Enter Stage Write founder Natalie Edward-Yesufu: ‘Why do people talk about inclusion and take no action?’
How did you start in theatre?
I started in New York, Off-Broadway producing events celebrating new writing and introducing new international talent to the US.
What is the best piece of advice you have for students today?
Build your network and sign up for acting and writing competitions to get on the radar of the right people. Learn the business aspect of whichever creative sector you are in.
What would you change about training in the UK?
We don’t focus enough on the business of the industry or on gaining emotional intelligence and mental resilience.
What is the best part of your job?
Connecting people and creating unity.
And your least favourite?
The politics of the creative sector. As a woman of colour, people automatically think I am going to expose their companies for lack of inclusivity. I am here to collaborate and have fun, not to point fingers. But I don’t understand why so many people talk about inclusion and take no action.
Who are the practitioners you admire the most/who should students look up to?
I admire people who are creating opportunities through inclusion, I like how Actor Awareness and Triforce are opening doors for creatives.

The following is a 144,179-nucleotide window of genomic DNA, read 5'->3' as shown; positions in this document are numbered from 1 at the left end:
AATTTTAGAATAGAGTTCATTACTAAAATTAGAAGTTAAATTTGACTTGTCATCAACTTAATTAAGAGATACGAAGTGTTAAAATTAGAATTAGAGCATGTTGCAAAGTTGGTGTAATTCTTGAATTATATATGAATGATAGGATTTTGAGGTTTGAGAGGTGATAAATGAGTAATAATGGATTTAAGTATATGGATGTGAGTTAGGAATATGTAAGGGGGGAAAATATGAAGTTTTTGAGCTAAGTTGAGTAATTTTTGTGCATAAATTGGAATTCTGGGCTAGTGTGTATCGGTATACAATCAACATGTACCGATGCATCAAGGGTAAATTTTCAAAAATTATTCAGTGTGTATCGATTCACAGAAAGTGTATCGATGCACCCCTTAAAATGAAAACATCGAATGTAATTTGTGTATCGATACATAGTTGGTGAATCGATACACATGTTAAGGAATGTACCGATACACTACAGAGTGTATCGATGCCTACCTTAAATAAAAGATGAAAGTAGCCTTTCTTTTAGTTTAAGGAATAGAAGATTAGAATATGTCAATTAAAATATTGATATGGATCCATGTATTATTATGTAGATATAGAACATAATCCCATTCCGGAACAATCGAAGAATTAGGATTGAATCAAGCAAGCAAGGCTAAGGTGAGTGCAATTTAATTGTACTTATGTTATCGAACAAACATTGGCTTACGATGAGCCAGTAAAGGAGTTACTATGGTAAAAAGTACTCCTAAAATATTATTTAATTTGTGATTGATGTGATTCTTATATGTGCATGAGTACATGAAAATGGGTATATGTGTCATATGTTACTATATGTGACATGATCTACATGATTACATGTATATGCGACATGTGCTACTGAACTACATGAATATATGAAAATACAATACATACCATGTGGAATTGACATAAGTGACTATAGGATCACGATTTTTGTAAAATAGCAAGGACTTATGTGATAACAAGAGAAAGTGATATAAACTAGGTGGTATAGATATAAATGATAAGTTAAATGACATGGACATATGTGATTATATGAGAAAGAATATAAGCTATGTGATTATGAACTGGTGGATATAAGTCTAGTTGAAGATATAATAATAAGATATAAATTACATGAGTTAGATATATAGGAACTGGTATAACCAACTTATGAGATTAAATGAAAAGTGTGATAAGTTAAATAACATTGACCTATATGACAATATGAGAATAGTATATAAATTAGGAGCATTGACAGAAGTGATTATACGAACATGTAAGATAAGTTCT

What is the one skill every successful theatre professional should have?
Talent goes without saying but beyond that, emotional intelligence and being empathetic.
Why did you create Enter Stage Write?
Not only can ‘industry people’ be sceptical about new work, but audiences made up of only other creatives can be an echo chamber. I wanted to create a platform for new writers that is marketed primarily to audiences who don’t attend theatre regularly, or at all. Entrants can test their work in front of a more diverse crowd while demonstrating to the industry that there is a market for what they are creating.
Natalie Edward-Yesufu was talking to John Byrne
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